Looking around our own country, it’s increasingly difficult to refute Patrick Deneen’s thesis that liberalism has already failed. All the hallmarks are there: overdependence on foreign markets; a stagnant and servile economy; an increasingly polarized left and right; widespread political violence; a loss of faith in our democratic institutions.
Yet Salazar’s example offers a different kind of post-liberal order to those offered by left- and right-wing ideologues. Salazarism, if there is such a thing, is a kind of paternalistic traditionalism. Either a weaker or a more “visionary” leader couldn’t have spared Portugal the excesses of totalitarianism. Salazar was, in his own way, a moderate.
Summing up the spirit of Salazarism, Gallagher incisively quotes the Israeli conservative thinker Yoram Hazony: “Where a people is incapable of self-discipline, a mild government will only encourage licentiousness and division, hatred and violence, eventually forcing a choice between civil war and tyranny. This means that the best an undisciplined people can hope for is a benevolent autocrat.”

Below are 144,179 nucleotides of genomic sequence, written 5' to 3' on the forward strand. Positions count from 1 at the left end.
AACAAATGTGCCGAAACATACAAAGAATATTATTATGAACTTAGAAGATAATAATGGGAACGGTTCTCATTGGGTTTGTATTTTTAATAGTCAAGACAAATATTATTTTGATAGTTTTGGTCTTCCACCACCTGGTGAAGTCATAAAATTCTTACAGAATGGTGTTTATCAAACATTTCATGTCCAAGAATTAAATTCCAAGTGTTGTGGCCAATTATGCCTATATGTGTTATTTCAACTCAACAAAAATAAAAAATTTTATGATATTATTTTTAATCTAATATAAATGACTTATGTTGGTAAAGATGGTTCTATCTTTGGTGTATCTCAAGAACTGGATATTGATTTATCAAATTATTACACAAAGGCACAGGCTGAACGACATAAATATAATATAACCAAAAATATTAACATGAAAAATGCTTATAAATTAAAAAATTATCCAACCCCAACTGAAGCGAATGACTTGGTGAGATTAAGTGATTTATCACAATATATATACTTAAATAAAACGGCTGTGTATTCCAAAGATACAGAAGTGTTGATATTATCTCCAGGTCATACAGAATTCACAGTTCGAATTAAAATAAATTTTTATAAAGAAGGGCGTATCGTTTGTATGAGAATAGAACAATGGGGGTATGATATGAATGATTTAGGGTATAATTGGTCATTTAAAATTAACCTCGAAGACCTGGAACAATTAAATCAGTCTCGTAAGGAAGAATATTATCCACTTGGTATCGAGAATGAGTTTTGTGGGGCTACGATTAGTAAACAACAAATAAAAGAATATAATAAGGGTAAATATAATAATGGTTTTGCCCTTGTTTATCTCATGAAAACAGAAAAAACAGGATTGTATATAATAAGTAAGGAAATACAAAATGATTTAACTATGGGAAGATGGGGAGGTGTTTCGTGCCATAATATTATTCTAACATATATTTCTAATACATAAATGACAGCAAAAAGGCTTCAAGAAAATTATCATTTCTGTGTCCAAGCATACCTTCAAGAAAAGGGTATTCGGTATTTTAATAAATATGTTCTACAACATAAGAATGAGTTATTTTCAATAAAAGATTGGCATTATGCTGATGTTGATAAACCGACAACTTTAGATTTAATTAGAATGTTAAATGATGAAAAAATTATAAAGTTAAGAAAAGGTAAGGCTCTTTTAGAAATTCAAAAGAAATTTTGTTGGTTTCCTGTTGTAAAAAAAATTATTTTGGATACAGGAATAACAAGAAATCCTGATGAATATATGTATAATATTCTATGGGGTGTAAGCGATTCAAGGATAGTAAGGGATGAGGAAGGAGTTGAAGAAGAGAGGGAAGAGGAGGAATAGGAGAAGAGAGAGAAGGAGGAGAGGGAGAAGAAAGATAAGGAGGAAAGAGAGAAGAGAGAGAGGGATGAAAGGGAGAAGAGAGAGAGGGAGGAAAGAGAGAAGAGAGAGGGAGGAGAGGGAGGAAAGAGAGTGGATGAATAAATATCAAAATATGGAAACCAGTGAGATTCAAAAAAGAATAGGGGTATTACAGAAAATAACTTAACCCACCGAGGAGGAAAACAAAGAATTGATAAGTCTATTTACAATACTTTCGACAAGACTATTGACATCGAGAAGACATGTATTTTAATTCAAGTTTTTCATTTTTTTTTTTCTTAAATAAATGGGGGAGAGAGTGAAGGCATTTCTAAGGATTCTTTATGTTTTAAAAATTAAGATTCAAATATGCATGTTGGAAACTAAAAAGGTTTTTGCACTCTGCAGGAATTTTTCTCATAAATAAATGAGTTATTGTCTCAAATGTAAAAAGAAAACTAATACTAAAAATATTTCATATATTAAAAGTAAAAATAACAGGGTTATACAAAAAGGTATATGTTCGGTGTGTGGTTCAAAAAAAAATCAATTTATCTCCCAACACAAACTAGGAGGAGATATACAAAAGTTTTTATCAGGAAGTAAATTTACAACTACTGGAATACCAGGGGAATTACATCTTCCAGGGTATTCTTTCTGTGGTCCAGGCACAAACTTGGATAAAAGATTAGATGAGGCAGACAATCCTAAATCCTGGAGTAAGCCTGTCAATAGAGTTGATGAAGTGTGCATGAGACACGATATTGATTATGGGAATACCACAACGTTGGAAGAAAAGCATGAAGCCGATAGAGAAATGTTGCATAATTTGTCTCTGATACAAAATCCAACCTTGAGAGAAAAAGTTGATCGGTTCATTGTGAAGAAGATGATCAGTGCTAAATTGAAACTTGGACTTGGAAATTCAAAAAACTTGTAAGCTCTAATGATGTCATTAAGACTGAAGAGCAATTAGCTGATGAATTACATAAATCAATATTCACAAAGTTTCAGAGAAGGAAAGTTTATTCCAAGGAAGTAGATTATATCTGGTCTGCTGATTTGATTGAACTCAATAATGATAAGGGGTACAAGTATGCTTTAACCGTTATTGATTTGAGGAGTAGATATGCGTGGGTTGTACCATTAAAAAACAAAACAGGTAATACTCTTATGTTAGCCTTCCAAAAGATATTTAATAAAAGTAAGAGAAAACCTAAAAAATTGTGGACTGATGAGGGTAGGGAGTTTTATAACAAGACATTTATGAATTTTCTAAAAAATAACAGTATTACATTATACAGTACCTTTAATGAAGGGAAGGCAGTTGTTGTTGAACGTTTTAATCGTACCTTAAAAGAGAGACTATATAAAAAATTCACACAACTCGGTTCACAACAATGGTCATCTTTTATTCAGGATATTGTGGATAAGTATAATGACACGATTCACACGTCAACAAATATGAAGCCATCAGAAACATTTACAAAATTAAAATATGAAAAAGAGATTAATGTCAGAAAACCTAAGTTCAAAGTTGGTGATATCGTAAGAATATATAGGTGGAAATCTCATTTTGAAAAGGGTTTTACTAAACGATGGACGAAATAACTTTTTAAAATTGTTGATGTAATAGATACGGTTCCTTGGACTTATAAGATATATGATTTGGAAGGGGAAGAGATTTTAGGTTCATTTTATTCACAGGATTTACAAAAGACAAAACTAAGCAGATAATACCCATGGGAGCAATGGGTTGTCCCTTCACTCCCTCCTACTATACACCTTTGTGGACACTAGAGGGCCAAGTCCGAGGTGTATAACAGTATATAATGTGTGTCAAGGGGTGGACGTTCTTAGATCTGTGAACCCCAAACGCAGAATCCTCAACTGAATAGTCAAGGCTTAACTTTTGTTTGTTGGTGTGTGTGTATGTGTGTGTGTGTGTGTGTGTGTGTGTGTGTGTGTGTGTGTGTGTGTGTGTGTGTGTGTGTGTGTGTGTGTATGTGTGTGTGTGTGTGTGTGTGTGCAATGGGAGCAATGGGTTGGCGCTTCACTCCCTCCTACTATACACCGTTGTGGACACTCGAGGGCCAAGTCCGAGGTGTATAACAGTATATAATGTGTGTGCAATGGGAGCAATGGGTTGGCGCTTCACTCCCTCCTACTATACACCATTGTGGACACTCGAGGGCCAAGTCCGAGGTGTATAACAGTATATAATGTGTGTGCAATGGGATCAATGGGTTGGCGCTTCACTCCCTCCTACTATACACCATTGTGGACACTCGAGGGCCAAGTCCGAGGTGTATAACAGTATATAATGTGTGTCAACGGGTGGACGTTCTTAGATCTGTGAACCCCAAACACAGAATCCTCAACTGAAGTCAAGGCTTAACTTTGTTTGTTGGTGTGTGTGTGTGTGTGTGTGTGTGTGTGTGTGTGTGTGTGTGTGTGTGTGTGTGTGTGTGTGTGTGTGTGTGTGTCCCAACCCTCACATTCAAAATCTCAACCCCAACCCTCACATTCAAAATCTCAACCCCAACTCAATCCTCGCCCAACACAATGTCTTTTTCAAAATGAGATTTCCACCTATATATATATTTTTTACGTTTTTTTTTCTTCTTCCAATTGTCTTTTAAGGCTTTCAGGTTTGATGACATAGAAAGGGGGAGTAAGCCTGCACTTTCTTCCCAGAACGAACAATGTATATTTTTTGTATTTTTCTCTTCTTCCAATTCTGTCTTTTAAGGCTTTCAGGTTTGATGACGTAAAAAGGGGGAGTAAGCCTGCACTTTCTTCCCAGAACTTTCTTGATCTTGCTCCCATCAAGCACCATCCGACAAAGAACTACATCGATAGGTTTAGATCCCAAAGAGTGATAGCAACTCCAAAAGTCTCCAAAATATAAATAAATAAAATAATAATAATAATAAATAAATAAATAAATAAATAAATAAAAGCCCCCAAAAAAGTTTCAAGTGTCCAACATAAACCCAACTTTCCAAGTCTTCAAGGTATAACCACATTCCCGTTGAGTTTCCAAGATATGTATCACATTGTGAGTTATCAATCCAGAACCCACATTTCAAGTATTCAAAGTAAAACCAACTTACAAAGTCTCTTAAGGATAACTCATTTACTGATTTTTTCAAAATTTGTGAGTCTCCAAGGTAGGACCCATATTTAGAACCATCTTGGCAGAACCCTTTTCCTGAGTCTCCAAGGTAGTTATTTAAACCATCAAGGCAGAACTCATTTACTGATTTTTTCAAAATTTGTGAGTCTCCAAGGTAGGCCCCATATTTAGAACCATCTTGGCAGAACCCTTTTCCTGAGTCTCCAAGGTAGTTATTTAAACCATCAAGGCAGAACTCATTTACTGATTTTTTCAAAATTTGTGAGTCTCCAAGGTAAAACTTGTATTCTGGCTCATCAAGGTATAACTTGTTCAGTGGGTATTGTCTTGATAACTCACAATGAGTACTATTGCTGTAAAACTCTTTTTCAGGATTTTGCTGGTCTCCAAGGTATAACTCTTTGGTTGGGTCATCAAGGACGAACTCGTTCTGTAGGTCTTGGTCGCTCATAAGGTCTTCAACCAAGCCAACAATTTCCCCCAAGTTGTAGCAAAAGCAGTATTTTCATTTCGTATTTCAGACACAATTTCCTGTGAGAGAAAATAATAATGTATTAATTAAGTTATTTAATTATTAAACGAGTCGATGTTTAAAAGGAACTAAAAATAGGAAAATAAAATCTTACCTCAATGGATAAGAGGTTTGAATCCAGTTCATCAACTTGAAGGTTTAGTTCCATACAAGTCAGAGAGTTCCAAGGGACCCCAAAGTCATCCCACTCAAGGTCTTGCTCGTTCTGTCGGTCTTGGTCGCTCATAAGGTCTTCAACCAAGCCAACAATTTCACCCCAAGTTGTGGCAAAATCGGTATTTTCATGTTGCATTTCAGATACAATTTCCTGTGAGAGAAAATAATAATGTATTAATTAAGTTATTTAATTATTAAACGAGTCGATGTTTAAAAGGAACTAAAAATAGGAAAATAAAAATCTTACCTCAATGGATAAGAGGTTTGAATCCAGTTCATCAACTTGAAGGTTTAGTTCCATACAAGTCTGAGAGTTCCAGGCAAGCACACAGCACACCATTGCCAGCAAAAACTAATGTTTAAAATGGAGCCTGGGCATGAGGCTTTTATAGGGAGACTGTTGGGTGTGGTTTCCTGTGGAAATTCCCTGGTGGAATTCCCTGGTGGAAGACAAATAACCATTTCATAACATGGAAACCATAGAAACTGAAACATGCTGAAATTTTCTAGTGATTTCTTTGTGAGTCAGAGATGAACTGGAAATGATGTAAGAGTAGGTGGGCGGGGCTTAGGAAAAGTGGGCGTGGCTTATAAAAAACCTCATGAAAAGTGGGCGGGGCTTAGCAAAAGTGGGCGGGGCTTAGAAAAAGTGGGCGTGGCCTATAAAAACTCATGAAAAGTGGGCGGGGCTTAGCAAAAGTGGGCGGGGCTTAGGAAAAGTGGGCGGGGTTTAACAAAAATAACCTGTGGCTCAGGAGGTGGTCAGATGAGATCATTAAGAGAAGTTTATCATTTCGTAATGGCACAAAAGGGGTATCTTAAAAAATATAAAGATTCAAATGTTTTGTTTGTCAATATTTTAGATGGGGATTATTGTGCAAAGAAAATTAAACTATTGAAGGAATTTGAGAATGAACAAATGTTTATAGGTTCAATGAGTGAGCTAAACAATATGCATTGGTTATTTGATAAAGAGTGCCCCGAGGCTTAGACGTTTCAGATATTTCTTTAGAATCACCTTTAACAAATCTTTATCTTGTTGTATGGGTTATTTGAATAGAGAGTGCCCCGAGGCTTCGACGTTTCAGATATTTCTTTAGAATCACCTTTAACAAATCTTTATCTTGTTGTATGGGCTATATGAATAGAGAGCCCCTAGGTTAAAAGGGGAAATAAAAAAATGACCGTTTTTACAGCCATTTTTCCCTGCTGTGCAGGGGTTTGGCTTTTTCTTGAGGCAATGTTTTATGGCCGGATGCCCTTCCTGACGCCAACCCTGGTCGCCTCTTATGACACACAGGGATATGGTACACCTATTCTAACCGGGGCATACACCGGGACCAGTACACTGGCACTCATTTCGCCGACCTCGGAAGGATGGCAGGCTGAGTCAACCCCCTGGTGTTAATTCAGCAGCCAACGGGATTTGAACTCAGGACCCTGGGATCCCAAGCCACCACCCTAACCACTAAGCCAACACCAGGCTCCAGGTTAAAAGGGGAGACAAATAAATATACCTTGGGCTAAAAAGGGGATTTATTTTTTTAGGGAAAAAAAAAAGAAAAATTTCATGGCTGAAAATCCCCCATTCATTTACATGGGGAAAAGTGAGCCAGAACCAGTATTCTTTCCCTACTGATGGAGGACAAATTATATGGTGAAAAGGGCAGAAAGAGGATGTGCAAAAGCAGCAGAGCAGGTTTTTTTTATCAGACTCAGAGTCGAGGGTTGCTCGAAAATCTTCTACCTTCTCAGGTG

Events of the last year may prove Hazony right. If we Americans lack the self-discipline necessary for self-government, if liberalism is off the table, the only alternative to a tyrant like Lenin or Hitler may be a man like Salazar: a paternalistic traditionalist, a philosopher-king.